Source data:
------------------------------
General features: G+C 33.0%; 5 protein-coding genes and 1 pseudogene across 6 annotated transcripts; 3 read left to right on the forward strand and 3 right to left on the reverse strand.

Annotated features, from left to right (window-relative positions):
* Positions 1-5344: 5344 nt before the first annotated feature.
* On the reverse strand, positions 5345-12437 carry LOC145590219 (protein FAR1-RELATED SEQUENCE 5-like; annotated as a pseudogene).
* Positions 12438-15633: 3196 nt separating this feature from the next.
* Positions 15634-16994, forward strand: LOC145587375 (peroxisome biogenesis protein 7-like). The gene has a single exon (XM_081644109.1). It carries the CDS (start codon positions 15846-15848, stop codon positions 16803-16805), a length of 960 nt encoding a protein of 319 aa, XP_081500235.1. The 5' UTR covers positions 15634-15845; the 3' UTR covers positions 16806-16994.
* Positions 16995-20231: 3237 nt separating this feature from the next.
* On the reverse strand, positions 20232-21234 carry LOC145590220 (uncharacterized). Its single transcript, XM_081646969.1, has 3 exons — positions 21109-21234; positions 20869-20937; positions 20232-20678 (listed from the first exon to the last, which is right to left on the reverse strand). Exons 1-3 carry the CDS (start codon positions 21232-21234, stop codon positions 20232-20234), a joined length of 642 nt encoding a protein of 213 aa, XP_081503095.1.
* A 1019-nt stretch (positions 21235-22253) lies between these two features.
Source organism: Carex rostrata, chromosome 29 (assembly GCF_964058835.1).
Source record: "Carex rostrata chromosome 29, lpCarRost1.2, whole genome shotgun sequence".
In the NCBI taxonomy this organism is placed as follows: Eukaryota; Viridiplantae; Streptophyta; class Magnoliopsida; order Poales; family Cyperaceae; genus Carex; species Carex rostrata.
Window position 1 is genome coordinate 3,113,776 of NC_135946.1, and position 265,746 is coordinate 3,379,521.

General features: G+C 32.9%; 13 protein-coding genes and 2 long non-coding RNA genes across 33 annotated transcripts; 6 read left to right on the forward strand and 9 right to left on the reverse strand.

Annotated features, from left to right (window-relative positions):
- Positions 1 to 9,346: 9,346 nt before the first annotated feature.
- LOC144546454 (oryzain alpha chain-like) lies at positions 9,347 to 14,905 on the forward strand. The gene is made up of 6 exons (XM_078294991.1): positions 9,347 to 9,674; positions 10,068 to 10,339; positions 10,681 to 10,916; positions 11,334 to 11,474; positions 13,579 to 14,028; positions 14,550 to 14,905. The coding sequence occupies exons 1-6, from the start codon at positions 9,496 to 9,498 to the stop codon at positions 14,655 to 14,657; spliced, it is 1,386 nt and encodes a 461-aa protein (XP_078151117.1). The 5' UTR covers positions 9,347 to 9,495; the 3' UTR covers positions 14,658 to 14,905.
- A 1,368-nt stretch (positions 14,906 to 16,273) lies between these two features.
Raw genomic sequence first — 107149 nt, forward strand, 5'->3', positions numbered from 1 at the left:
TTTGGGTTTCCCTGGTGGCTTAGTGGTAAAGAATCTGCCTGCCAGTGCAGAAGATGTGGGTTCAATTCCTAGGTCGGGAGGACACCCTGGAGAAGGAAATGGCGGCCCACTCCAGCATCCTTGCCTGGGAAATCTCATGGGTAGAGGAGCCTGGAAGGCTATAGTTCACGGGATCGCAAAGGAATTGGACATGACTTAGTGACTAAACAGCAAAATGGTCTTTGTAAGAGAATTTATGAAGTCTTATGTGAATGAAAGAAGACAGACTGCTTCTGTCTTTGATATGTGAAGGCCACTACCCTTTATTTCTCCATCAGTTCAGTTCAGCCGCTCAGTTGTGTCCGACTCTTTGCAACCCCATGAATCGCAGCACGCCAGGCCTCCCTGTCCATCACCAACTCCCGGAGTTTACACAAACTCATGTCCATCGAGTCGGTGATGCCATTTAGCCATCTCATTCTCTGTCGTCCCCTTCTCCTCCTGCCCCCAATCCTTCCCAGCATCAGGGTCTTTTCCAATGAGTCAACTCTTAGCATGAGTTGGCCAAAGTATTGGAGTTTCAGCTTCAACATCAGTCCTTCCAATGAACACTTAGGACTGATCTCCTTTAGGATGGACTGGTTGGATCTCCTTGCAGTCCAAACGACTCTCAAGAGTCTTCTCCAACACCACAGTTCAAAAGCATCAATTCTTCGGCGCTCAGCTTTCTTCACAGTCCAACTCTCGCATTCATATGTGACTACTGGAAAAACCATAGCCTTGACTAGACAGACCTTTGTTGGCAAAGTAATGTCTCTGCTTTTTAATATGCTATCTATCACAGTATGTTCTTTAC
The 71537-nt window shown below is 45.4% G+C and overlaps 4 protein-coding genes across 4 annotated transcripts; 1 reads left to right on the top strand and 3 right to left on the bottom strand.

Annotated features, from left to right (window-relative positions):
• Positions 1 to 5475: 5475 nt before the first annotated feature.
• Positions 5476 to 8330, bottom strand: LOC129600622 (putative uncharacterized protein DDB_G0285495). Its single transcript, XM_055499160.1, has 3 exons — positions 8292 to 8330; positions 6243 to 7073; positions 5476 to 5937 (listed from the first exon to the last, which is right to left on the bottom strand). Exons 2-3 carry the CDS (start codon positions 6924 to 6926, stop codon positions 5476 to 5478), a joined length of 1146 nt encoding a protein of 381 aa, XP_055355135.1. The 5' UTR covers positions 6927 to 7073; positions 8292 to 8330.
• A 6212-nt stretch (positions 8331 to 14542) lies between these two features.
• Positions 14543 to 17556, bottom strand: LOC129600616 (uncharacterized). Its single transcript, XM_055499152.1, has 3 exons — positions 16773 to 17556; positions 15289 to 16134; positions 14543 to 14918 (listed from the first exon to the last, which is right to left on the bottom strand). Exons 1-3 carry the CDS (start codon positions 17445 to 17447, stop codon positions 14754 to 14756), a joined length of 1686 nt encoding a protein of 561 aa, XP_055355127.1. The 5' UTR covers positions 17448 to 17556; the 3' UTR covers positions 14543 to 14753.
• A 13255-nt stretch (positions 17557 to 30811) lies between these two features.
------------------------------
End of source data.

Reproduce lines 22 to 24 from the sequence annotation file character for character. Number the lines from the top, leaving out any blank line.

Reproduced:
Annotated features, from left to right (window-relative positions):
• Positions 1 to 5475: 5475 nt before the first annotated feature.
• Positions 5476 to 8330, bottom strand: LOC129600622 (putative uncharacterized protein DDB_G0285495). Its single transcript, XM_055499160.1, has 3 exons — positions 8292 to 8330; positions 6243 to 7073; positions 5476 to 5937 (listed from the first exon to the last, which is right to left on the bottom strand). Exons 2-3 carry the CDS (start codon positions 6924 to 6926, stop codon positions 5476 to 5478), a joined length of 1146 nt encoding a protein of 381 aa, XP_055355135.1. The 5' UTR covers positions 6927 to 7073; positions 8292 to 8330.